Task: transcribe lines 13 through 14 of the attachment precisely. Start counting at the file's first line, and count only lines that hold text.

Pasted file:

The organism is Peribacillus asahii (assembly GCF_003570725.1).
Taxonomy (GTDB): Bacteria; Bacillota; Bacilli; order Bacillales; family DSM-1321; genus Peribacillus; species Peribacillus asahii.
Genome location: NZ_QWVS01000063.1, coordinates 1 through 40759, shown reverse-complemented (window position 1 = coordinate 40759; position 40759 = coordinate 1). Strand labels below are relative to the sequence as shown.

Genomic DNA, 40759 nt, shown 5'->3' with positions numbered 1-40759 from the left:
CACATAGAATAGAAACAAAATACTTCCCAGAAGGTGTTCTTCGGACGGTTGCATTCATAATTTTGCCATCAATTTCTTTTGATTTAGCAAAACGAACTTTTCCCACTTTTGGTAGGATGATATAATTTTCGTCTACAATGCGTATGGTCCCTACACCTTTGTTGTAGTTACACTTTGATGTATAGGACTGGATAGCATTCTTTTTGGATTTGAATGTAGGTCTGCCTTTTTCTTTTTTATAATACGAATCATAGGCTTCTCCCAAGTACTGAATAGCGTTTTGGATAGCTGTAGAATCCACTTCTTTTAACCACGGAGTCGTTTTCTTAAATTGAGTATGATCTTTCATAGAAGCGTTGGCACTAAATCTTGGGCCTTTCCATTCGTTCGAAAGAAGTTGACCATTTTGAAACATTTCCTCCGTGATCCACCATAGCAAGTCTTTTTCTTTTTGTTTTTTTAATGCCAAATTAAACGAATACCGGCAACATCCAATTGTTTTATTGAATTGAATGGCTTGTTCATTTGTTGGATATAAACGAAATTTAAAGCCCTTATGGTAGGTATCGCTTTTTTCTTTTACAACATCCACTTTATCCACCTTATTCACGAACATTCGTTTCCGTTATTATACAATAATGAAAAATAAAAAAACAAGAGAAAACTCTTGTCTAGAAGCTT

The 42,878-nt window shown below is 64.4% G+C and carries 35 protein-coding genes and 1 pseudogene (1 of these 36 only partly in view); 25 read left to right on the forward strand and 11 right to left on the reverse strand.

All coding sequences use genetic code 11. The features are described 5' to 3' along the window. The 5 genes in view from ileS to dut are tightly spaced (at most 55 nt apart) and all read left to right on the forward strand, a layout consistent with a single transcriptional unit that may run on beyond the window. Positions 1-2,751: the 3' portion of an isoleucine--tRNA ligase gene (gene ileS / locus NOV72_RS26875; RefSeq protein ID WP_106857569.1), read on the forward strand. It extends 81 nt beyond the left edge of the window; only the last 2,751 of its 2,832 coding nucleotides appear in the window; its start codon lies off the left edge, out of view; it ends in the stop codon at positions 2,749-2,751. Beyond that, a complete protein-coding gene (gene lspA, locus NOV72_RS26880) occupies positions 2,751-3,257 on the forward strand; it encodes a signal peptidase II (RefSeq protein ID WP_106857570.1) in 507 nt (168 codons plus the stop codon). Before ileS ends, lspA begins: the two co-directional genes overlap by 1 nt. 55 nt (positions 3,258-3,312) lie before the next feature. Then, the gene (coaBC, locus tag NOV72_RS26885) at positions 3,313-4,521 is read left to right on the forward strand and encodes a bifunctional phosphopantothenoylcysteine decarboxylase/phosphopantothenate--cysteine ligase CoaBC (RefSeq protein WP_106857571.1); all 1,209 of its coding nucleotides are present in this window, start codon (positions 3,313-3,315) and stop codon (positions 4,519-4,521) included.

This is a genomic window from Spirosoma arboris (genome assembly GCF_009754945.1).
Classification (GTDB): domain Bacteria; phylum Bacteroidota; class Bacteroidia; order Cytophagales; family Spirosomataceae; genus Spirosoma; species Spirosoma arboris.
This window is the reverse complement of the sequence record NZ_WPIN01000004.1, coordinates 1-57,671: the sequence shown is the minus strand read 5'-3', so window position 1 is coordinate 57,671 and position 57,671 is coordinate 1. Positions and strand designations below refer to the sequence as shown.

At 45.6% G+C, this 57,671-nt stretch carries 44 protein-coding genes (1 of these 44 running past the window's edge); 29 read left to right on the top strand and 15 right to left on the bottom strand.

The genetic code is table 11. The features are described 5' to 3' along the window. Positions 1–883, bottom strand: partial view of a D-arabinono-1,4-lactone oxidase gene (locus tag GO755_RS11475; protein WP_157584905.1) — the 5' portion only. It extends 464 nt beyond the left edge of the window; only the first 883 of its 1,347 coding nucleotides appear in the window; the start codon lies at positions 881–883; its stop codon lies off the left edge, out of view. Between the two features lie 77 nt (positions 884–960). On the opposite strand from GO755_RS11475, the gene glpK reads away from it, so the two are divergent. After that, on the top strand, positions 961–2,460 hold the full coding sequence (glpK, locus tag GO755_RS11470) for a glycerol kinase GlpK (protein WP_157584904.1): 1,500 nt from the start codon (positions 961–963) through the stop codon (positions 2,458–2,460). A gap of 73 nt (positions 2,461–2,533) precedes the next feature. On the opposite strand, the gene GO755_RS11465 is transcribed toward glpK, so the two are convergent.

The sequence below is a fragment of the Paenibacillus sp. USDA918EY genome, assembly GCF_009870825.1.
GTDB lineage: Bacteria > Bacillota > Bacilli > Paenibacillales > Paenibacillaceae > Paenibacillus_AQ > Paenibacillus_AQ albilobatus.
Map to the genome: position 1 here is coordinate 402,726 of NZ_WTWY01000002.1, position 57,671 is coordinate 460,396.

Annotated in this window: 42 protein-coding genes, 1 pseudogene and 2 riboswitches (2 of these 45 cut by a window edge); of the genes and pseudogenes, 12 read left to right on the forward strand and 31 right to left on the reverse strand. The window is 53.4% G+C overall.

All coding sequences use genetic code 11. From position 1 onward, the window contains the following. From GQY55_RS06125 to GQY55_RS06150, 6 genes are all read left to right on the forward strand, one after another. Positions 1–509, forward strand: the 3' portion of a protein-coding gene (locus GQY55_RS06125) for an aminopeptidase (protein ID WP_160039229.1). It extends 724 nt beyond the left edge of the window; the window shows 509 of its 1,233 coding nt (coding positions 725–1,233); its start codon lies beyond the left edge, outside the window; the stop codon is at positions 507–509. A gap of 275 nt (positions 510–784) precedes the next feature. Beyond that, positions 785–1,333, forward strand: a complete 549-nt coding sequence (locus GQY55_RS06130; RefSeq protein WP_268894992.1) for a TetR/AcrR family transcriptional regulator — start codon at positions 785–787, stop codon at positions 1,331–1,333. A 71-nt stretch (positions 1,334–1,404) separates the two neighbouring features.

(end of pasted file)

The sequence below is a fragment of the Paenibacillus sp. USDA918EY genome, assembly GCF_009870825.1.
GTDB lineage: Bacteria > Bacillota > Bacilli > Paenibacillales > Paenibacillaceae > Paenibacillus_AQ > Paenibacillus_AQ albilobatus.